[Guest blogger Mitch with a music review. I want to see more stuff on here about music, using youtube clips. Get to work, all of you.]
My new favorite band is Beirut, a pretty much one-man show put on by 22-year-old Zach Condon. This is the video for the song “Nantes” off the new(ish) album The Flying Cup Club:
The video makes magic an all-too common feeling New Yorkers get every morning — putting on your iPod, going down the stairs and heading off to work. I like that the music is obviously recorded live and I’m AMAZED that the acoustics are as good as they are with all those instruments.
The song itself exhibits all the best elements of Condon’s textured, peculiar sound. Attitude-wise “Nantes” manages to exude both jubilance and melancholy, but never wholly elects one over the other. There are only 70 words in the song and most of them are warbled incoherently. All the instrumentation seems to be on loan from the coast of France (where the city Nantes is located) and my enjoyment Condon’s music in general probably comes from that. (Since the movie Amelie I think everyone has grown a soft spot for vampy, romantic accordions.) Though it’s lost in this live recording, the music has this terrific tinny quality on the album, as if it’s being played through a gramophone in a steel supply closet.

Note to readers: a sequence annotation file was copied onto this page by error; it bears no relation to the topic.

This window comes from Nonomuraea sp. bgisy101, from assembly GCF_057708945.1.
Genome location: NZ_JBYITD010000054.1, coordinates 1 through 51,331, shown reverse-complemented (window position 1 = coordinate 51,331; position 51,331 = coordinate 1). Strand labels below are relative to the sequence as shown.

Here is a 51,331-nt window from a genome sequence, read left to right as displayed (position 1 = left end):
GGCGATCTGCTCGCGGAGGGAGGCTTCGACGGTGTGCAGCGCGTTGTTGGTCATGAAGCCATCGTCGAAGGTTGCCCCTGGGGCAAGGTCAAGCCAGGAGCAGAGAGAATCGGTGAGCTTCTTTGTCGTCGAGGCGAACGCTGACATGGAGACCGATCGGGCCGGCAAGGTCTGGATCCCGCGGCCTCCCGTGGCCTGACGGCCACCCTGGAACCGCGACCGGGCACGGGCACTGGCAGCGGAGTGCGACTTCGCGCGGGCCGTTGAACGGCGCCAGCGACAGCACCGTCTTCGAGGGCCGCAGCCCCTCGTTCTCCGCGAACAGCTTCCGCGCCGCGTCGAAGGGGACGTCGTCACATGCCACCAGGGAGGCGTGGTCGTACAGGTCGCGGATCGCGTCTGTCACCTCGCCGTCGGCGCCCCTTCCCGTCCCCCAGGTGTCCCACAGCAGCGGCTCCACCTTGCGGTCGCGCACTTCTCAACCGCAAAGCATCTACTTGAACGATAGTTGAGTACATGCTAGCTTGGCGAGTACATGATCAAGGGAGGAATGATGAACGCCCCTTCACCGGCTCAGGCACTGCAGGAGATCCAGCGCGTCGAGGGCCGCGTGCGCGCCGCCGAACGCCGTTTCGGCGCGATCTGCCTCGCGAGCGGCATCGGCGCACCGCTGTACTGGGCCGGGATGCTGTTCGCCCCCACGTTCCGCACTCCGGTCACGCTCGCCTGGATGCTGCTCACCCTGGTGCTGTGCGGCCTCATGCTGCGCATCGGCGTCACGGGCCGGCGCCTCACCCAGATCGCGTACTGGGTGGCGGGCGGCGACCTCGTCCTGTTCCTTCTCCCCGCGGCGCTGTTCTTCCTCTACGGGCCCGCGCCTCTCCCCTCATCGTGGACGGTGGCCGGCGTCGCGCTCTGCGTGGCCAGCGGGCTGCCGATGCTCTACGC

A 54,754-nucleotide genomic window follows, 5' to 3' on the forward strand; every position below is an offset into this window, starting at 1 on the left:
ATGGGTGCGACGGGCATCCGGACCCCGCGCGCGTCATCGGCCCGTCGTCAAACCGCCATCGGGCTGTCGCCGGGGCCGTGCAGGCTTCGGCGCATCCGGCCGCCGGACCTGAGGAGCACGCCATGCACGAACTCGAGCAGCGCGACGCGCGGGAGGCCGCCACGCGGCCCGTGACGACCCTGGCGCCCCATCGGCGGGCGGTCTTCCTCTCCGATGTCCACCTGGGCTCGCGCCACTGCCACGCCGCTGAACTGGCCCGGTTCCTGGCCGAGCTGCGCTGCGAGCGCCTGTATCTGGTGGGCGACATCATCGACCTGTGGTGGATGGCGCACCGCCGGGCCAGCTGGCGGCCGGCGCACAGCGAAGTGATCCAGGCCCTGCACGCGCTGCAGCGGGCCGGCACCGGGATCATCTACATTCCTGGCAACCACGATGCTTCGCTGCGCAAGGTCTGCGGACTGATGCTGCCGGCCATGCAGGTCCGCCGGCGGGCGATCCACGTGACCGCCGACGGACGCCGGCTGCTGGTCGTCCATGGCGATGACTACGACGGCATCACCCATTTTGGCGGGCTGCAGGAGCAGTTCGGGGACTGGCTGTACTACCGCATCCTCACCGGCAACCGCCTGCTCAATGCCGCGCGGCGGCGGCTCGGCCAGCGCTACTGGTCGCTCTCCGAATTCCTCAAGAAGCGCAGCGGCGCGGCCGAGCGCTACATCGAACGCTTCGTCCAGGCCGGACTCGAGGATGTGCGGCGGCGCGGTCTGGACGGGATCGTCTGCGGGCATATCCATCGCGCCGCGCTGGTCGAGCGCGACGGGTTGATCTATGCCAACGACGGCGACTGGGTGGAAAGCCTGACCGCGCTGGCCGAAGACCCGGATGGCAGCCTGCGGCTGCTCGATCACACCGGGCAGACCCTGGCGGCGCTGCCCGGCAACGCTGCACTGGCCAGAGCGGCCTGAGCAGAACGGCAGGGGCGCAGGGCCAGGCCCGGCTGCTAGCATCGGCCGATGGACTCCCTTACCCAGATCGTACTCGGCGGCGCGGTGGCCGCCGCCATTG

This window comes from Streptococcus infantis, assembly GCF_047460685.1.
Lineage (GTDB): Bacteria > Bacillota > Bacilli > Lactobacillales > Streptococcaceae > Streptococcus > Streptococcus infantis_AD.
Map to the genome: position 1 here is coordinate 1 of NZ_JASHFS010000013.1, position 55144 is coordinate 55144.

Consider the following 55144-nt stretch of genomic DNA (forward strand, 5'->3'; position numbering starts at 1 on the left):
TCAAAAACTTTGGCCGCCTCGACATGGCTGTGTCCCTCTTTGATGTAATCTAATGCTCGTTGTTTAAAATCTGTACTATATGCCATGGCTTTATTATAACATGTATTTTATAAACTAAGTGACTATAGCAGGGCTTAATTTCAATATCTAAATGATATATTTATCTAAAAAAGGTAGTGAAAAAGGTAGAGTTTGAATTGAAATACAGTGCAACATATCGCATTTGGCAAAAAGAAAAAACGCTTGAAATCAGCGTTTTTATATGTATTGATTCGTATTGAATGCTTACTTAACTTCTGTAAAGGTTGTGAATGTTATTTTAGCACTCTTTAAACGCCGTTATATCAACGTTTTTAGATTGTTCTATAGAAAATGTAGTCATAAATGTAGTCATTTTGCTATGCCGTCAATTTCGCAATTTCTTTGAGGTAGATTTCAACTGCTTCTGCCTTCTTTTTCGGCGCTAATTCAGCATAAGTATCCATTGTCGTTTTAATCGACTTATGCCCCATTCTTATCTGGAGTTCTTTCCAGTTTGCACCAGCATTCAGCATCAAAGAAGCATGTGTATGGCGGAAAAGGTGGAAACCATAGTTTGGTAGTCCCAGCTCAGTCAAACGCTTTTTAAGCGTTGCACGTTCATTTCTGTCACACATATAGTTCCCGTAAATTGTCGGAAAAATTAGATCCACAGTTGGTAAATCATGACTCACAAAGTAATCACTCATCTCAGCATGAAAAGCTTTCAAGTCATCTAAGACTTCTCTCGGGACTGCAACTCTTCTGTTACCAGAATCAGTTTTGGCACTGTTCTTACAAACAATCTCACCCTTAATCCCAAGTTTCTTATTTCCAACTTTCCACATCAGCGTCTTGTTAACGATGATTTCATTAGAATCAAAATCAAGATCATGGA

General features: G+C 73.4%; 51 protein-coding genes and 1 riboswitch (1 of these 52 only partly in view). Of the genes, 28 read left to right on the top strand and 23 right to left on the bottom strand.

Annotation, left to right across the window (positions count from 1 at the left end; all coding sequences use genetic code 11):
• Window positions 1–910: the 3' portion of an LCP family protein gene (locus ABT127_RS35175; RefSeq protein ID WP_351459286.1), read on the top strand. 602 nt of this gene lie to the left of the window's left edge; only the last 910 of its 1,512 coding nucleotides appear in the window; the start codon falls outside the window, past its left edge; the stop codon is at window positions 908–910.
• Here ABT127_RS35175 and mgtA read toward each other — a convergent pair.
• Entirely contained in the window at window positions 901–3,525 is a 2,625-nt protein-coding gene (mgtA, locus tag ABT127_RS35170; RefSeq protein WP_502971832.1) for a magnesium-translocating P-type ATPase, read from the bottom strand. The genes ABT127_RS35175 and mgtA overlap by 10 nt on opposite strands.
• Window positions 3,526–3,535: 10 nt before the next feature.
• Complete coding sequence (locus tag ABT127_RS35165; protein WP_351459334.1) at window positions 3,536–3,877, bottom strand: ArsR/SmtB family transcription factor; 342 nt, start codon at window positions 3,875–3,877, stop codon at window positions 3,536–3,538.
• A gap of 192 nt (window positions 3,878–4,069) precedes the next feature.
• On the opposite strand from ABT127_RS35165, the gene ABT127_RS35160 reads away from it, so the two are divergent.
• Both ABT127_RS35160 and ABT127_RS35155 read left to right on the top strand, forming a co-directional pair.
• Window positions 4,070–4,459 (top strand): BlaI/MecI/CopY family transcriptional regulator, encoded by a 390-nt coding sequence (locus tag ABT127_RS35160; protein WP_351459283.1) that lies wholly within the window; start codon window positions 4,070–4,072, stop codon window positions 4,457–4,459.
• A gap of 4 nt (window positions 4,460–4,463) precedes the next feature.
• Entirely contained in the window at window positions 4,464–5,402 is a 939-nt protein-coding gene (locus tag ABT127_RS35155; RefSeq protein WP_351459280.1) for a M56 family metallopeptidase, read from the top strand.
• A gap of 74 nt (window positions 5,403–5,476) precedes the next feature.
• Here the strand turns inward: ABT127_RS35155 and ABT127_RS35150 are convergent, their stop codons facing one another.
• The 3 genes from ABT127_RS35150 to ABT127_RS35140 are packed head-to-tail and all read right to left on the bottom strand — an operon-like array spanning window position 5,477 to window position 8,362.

The pile up of these straightforward, amateurish components produces a mysteriously euphoric digression that is equal parts folk music, French New-Wave film score and high school marching band. Maybe it’s not music for Fraction to “load his guns to by the early light of dawn,” but it could certainly underscore him chasing a red balloon through the streets of Paris. If there is muzak playing in the waiting room of Heaven, it probably sounds a lot like Beirut.
On a completely unrelated yet-still-somehow-related note, there was a fantastic article called “Big Brain Theory: Have Cosmologists Lost Theirs?” in the Science section of the New York Times today. Briefly, the article explores the “Boltzmann Brain Problem,” which is a bizarre extension of the notion that anything that can happen in an infinite Universe IS happening. In this case, that an exact living copy of your brain can (and according to science as we know it, must) materialize into empty space trillions of light years away.
I only mention this because the Beirut song and this article were both rattling around in head today and I’m fascinated by how my mind managed to link two completely isolated pieces of information. Now when I hear the lyrics “well it's been a long time, long time now/ since I've seen you smile” I will only ever be able to picture a lovesick brain floating somewhere in the middle of the Universe.